Comparison Of 'First Thanksgiving, By Sharon Olds And Winter Stars' By Larry Levis

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The child-parent relationship is, perhaps, the most foundational and important relationship that any human will ever have, and as such many literary works over the centuries have examined this relationship. The two poems, “First Thanksgiving,” by Sharon Olds and “Winter Stars,” by Larry Levis are examples of two different ways that such a literary work can be done. These two poems have numerous parallels, although their similarities only serve to highlight their differences, which can be seen in the imagery the poets use, their use of memories which are superficially disconnected from the theme of the poem, and the reunions that are the topic of both poems; these differences ultimately create two poems which paint diametrically opposed pictures …show more content…
He never mentioned it.

I never understood how anyone could risk his life,
Then listen to Vivaldi. (Levis)
Levis’ choice to start the poem off with an old memory, which has little, if any, relevance to the story of his father’s dementia and their reconciliation, might seem like an odd choice. However, it is a very striking and simple way to accomplish two goals that Levis might have had. First, the memory gives the reader a strong indication of the type of person his father was, and second it highlights the disconnect that existed between the father and son, therefore making the need for a reconciliation later in life all the more apparent. However, Olds has a simpler goal behind her choice to end her poem with a detached memory, however the memory is even more disconnected from the topic of the story, and more symbolic than the memory Levis uses. After Olds describes the mother waiting and envisioning her daughter’s return from college, the poem concludes with the lines:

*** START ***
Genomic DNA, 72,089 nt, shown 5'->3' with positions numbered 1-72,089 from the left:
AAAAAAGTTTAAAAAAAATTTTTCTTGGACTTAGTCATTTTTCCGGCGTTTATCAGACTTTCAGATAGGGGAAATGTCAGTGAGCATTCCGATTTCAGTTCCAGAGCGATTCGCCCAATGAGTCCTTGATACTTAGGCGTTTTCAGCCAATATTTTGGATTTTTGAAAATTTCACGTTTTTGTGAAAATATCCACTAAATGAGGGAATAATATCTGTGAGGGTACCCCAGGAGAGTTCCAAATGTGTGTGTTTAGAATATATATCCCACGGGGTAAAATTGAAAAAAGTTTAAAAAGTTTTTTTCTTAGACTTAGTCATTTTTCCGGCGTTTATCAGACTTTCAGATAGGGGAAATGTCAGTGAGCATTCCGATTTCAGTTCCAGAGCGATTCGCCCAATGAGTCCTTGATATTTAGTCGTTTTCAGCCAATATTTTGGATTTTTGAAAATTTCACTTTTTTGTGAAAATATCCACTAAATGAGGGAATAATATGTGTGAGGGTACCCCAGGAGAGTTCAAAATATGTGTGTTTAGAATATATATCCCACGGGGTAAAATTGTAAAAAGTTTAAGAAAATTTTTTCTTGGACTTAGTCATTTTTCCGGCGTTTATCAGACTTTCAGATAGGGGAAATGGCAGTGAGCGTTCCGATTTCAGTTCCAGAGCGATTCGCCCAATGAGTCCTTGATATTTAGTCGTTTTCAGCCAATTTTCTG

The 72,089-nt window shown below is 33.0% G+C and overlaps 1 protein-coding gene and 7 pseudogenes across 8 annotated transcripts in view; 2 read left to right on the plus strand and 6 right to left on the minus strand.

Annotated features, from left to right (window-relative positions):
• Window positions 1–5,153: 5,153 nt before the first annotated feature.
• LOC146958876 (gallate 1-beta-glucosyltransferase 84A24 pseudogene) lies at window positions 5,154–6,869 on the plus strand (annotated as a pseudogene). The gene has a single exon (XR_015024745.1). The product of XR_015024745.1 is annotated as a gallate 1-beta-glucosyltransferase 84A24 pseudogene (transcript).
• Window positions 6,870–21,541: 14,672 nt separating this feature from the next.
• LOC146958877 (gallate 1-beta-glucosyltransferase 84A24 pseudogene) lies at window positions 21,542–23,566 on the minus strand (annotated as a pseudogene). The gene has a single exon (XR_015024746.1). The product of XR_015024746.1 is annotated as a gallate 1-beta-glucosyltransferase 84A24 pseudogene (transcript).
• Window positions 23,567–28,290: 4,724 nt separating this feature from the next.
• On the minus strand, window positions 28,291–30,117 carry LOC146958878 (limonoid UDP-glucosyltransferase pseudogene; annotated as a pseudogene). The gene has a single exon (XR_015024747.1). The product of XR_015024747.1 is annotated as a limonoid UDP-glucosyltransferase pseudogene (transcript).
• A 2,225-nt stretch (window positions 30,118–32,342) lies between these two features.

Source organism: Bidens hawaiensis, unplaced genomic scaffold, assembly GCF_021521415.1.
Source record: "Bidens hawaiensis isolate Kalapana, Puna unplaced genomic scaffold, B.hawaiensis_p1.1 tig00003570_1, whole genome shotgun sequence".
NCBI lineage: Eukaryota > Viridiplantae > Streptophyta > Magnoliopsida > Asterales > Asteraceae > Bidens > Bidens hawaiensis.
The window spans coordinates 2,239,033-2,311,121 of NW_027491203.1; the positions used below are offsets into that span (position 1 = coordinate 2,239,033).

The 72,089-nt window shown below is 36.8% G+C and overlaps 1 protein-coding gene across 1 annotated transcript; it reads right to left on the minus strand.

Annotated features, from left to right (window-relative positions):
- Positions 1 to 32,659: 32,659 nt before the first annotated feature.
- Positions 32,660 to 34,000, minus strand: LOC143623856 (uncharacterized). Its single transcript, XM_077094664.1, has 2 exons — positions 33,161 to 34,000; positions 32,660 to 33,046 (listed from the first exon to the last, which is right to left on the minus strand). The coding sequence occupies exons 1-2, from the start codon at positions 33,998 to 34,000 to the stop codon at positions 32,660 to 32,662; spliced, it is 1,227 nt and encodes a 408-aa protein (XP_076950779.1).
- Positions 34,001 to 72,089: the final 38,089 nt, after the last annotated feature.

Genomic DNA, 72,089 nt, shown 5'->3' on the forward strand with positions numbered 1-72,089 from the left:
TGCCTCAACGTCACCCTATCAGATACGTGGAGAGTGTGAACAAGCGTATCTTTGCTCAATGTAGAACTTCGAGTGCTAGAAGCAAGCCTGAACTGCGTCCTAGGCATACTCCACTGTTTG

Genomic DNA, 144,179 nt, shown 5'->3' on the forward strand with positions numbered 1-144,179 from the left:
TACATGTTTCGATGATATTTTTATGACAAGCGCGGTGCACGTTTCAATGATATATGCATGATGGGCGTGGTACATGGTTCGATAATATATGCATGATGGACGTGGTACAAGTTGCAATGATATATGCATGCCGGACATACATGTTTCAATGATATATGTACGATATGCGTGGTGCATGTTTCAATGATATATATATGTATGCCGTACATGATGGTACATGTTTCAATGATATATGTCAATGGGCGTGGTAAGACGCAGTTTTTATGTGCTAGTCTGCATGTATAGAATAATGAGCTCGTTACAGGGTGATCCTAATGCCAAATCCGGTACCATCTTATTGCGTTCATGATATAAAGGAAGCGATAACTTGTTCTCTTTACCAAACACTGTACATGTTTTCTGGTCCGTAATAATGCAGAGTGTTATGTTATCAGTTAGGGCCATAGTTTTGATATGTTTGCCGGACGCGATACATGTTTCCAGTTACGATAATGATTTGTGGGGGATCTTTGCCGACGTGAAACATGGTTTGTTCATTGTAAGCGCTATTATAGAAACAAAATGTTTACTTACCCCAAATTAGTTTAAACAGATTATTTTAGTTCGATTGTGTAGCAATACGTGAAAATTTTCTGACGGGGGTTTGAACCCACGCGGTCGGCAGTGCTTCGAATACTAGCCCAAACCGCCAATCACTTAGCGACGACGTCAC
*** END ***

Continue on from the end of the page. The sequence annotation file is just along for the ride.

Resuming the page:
…As a child, I caught bees, by the wings, and held them, some seconds, looked into their wild faces, listened to them sing, then tossed them
…show more content…
Her daughter has been away at college, and at this, the first thanksgiving after her daughter left, all she can do is envision how wonderful the reunion will be. Everyone desires such a relationship with their parents, and every parent hopes their children have similar thoughts about reuniting with them. A loving relationship between parent and child is, perhaps, the keystone of a healthy life. However, the son in Levis’ poem “Winter Stars,” did not have that type of relationship with his father. As Levis writes, “When I left home at seventeen, I left for good,” he did not return home at Thanksgiving, or at any other time, and while perhaps his father sat at home hoping and praying for his son’s return, those prayers went unanswered

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